Hepatitis is the inflammation of the liver chiefly caused by viruses but may be caused by other factors like alcohol, drugs, toxins, malaria, yellow fever and autoimmune disease. The liver is the largest organ in the body. It helps digest food, store energy and removes poisons.
Viruses that cause hepatitis are named from A to G. Hepatitis is usually lifelong with possible progression to cirrhosis or liver cancer. It is often silent and can become an epidemic.
The five main hepatitis viruses, types A, B, C, D and E, can cause severe illness, death and outbreaks. Viral hepatitis affects 325 million people globally and around 20 million Nigerians, leading to 1.34 million deaths every year.
About 85% of people living with hepatitis globally are unaware of their status. This results in fatal liver disease, cancer or the transmission of the infection to others.
Hepatitis A Virus (HAV) is present in the faeces of infected people. It is most often transmitted through consumption of contaminated water or food. It is commonest in children and people in areas of the world with poor sanitation.
Symptoms seen may include fever, malaise, anorexia, nausea, joint pains and abdominal swelling.
The disease may resolve in a few days, but treatment is advised as it may be severe and life-threatening in some cases. Travellers heading into countries with Hepatitis A should be immunised.
Hepatitis B Virus (HBV) is the most common. It is commonly spread via blood, blood products, semen and other body fluids.
It can be transmitted from a mother to her child during childbirth and from sharing needles or sharp objects. It is responsible for about 900,000 deaths worldwide every year.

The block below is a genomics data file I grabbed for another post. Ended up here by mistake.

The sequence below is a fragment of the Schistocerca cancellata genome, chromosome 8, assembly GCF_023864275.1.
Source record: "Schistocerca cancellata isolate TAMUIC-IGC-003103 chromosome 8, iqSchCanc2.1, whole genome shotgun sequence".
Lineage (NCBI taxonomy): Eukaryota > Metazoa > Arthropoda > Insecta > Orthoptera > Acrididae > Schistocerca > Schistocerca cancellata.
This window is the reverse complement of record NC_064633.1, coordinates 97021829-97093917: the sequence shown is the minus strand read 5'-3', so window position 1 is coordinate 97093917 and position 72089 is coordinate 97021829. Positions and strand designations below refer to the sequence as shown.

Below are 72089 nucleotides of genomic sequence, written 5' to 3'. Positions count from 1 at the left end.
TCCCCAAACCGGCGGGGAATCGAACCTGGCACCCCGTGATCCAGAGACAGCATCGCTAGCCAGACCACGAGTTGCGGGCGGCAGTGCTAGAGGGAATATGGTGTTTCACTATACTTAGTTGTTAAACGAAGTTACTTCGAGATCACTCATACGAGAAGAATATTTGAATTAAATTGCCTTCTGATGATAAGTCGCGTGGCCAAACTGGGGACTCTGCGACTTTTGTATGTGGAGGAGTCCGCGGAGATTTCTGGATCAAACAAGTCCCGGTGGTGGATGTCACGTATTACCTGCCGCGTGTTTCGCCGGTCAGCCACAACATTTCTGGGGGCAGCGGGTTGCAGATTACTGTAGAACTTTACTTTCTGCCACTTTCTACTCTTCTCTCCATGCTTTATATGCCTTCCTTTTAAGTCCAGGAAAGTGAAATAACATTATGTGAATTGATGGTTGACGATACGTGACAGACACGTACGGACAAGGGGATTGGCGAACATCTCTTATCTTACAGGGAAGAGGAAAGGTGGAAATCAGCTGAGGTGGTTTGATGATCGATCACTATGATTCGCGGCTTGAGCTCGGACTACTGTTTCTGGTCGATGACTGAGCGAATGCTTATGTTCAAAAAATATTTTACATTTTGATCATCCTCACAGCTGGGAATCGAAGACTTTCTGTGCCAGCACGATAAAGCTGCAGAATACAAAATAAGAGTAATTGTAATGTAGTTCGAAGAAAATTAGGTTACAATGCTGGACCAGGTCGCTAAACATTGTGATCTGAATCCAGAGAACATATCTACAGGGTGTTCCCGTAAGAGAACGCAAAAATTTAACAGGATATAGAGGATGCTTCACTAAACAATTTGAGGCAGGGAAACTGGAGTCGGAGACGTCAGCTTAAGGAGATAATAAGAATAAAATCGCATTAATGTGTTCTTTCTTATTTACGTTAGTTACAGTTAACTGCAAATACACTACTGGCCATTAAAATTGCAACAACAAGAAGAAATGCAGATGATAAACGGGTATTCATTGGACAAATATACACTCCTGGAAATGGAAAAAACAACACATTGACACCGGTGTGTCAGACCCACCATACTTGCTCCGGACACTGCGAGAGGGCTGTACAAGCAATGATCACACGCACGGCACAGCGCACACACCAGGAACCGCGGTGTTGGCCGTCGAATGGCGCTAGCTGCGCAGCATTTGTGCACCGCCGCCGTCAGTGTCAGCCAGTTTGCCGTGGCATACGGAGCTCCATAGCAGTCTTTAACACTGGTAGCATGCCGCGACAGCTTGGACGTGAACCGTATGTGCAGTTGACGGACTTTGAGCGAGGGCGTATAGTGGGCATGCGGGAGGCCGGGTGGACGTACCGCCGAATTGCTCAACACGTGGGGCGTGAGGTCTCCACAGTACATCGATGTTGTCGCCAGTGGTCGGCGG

Most people do not experience any symptoms during early infection but go on to develop a long-term infection that may be fatal.
Early symptoms may include jaundice, dark urine, extreme fatigue, nausea, vomiting and abdominal pain. Vaccination is available for HBV as part of the National Immunisation Schedule.
Hepatitis C virus (HCV), like HBV, is mostly transmitted through exposure to infected blood, through transfusions and contaminated injections. Usually, the disease has no symptoms in early infection.
However, those infected may develop a fever, fatigue, decreased appetite, nausea, vomiting, abdominal pain, dark urine, grey-coloured faeces, joint pain and jaundice.
Globally, around 71 million have chronic hepatitis C and a large number of those may develop liver cirrhosis or cancer. It is advised to get tested.
Early detection and treatment lead to better outcomes. There is currently no vaccine for HCV but treatment is successful in over 90% of all cases.
A healthy liver and another infected with cirrhosis.
Hepatitis D virus (HDV) infections occur only in those who are infected with HBV, often resulting in a more serious infection with worse outcomes. The vaccine for HBV provides protection from HDV also.
Hepatitis E virus (HEV), like HAV, is mostly transmitted through consumption of contaminated water or food. It is commoner and associated with more epidemics than HAV. HEV is a common cause of hepatitis outbreaks in developing parts of the world like Nigeria. Vaccines are available to prevent disease.